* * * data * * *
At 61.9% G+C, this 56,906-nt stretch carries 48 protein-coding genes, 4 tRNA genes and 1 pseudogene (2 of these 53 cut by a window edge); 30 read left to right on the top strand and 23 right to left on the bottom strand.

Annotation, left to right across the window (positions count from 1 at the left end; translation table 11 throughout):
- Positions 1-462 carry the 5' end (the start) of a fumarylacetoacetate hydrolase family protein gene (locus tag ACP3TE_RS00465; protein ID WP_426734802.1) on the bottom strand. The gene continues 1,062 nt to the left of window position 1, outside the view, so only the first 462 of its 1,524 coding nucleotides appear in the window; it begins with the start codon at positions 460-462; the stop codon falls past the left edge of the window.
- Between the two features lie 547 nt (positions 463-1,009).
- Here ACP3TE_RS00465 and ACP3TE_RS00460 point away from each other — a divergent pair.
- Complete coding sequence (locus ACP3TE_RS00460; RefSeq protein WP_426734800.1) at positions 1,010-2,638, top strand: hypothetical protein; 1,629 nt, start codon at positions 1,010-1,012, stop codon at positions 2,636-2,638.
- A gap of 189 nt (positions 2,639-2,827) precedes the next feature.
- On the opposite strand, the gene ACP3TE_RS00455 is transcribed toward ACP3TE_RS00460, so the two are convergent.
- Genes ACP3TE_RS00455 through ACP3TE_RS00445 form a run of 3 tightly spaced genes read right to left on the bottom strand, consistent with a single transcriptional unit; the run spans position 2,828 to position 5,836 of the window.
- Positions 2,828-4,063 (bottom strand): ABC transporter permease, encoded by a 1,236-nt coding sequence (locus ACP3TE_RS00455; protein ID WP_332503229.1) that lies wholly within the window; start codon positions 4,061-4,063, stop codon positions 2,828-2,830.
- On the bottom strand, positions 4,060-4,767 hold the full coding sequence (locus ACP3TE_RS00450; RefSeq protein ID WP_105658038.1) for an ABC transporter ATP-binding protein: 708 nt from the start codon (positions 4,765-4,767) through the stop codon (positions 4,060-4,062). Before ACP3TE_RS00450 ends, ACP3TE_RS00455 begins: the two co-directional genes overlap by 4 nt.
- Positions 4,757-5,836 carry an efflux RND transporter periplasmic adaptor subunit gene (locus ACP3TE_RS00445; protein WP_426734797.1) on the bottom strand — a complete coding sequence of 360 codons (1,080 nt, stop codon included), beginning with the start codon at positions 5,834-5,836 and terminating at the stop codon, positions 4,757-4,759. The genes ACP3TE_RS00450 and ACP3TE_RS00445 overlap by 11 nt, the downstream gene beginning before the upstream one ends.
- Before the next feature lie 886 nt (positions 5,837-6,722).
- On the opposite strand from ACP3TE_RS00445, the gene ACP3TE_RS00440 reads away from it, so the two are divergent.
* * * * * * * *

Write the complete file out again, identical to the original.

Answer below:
At 61.9% G+C, this 56,906-nt stretch carries 48 protein-coding genes, 4 tRNA genes and 1 pseudogene (2 of these 53 cut by a window edge); 30 read left to right on the top strand and 23 right to left on the bottom strand.

Annotation, left to right across the window (positions count from 1 at the left end; translation table 11 throughout):
- Positions 1-462 carry the 5' end (the start) of a fumarylacetoacetate hydrolase family protein gene (locus tag ACP3TE_RS00465; protein ID WP_426734802.1) on the bottom strand. The gene continues 1,062 nt to the left of window position 1, outside the view, so only the first 462 of its 1,524 coding nucleotides appear in the window; it begins with the start codon at positions 460-462; the stop codon falls past the left edge of the window.
- Between the two features lie 547 nt (positions 463-1,009).
- Here ACP3TE_RS00465 and ACP3TE_RS00460 point away from each other — a divergent pair.
- Complete coding sequence (locus ACP3TE_RS00460; RefSeq protein WP_426734800.1) at positions 1,010-2,638, top strand: hypothetical protein; 1,629 nt, start codon at positions 1,010-1,012, stop codon at positions 2,636-2,638.
- A gap of 189 nt (positions 2,639-2,827) precedes the next feature.
- On the opposite strand, the gene ACP3TE_RS00455 is transcribed toward ACP3TE_RS00460, so the two are convergent.
- Genes ACP3TE_RS00455 through ACP3TE_RS00445 form a run of 3 tightly spaced genes read right to left on the bottom strand, consistent with a single transcriptional unit; the run spans position 2,828 to position 5,836 of the window.
- Positions 2,828-4,063 (bottom strand): ABC transporter permease, encoded by a 1,236-nt coding sequence (locus ACP3TE_RS00455; protein ID WP_332503229.1) that lies wholly within the window; start codon positions 4,061-4,063, stop codon positions 2,828-2,830.
- On the bottom strand, positions 4,060-4,767 hold the full coding sequence (locus ACP3TE_RS00450; RefSeq protein ID WP_105658038.1) for an ABC transporter ATP-binding protein: 708 nt from the start codon (positions 4,765-4,767) through the stop codon (positions 4,060-4,062). Before ACP3TE_RS00450 ends, ACP3TE_RS00455 begins: the two co-directional genes overlap by 4 nt.
- Positions 4,757-5,836 carry an efflux RND transporter periplasmic adaptor subunit gene (locus ACP3TE_RS00445; protein WP_426734797.1) on the bottom strand — a complete coding sequence of 360 codons (1,080 nt, stop codon included), beginning with the start codon at positions 5,834-5,836 and terminating at the stop codon, positions 4,757-4,759. The genes ACP3TE_RS00450 and ACP3TE_RS00445 overlap by 11 nt, the downstream gene beginning before the upstream one ends.
- Before the next feature lie 886 nt (positions 5,837-6,722).
- On the opposite strand from ACP3TE_RS00445, the gene ACP3TE_RS00440 reads away from it, so the two are divergent.